After that, you can add the term “vendor”, or “retail partners”. The search results will show you a refined version of vendor information without having to scour through their web pages. 

It feels shady, but think of it as gaining the upper hand against the competition. 

Tactic #3: Find the Complements

Find the Complements

You can use the competitor’s list to find out which products would prove to be useful complements to the products they’re selling.

In a physical store, products and their complements align the same aisle. On a digital store, you can create a strategy wherein you develop a list of product complements and then reach out to customers who can purchase those products from your store. 

This not only adds more value to your offerings but also allows you to up-end the competition by finding customers who are willing to buy both the products and their complements. 

Tactic #4: Prospecting on Geolocation

Prospecting on Geolocation

Quality is better than quantity. In the context of this post, it means that your wholesale store should look for opportunities closer to home. This means focusing on your geographical area. 

First of all, create a geographical area from where to select your offerings. When searching for customers, try to find out their location. If they’re within your geographical area, choose them for future outreach.

Why does having a geographical area matter? The ultimate benefit of this practice lies in proximity.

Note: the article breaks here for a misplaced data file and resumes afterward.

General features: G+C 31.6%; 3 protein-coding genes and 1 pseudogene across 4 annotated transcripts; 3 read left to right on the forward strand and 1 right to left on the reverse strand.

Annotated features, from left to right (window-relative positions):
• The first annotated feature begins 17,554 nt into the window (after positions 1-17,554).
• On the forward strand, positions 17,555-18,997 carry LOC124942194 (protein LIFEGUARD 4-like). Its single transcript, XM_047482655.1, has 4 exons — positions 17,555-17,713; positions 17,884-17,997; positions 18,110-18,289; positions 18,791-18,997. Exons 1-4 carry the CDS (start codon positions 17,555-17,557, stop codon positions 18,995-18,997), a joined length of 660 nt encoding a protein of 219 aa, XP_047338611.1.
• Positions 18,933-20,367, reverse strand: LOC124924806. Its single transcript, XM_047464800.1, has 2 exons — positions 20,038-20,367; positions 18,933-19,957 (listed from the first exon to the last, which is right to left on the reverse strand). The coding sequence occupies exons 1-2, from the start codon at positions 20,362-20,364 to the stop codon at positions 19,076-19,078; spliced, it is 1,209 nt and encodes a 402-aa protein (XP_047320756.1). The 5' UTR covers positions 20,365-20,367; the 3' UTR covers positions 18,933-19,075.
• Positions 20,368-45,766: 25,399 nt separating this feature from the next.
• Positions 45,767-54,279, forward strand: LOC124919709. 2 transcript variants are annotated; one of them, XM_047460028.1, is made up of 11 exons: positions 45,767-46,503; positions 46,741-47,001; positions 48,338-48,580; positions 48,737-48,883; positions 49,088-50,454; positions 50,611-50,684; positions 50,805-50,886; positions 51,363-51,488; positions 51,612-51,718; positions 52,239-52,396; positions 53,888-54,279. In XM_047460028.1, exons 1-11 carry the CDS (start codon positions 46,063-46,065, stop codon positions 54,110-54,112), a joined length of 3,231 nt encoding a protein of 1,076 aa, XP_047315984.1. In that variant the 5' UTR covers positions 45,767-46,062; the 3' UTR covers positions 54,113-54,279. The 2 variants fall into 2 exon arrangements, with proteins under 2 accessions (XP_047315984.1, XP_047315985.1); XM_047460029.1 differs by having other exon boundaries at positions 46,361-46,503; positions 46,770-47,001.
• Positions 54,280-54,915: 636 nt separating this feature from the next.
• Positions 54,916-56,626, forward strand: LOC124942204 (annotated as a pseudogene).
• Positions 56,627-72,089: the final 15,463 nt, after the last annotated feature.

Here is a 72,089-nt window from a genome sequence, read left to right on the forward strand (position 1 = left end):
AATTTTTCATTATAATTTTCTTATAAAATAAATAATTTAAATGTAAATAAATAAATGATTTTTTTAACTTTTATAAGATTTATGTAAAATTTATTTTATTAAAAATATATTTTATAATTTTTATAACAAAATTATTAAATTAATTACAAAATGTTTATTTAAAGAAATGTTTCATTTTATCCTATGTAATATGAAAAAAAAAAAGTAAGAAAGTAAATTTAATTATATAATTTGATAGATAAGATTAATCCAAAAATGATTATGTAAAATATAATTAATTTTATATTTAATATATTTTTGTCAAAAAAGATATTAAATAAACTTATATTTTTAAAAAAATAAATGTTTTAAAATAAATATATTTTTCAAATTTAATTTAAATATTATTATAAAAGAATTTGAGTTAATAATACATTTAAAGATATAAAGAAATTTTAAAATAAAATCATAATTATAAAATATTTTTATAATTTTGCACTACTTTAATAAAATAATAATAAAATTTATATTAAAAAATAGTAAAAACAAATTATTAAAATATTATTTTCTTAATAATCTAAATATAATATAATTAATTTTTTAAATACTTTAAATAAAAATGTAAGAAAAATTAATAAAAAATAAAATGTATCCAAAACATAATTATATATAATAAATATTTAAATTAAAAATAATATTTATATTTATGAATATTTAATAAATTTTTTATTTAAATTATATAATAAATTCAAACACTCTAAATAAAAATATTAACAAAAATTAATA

When you’re looking to buy a regular everyday product, would you choose a store that’s closer or far?  

The closer your wholesale store is to its customers, the less time it takes for them to visit them if they do wish to purchase in a physical setting. For the business owner, it makes the delivery and logistical processes a lot easier. 

Tactic #5: Trade Show Listings

Trade Show Listings

Tradeshows and industry events are an excellent way to gain customers. However, they’re quite expensive to attend. Seeing as how you’re just starting, attending one can hit your wallet hard. 

So, what’s your next best option? Their listings!

Yes, this one is as much a hack as any and can provide you serious data to sift through in reaching out to prospective customers.

While you can’t attend these events, the companies listed on the organizer’s website can give you many companies to select, organize and reach out to. 

Now, you can email them individually, or reach out to them on LinkedIn through the first tactic discussed in this article. 

Since these trade show companies are there for partners themselves, there are chances that they will reply to your outreach.


And that’s it! You’ve just read the five advanced tactics on how to get customers for your wholesale. Reading through this article, we hope you get a better grasp of what it takes to get your store up and running. 

If there is one thing, we can tell you; it’s that you shouldn’t apply these strategies all at the same time. Instead, you should A/B test your offerings to find out which process works best for your business operations. 

We hope you enjoyed reading.

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A writer by profession, Maria Ilyas is an eCommerce and digital marketing enthusiast and is always digging into the latest marketing trends, best practices, and growth strategies.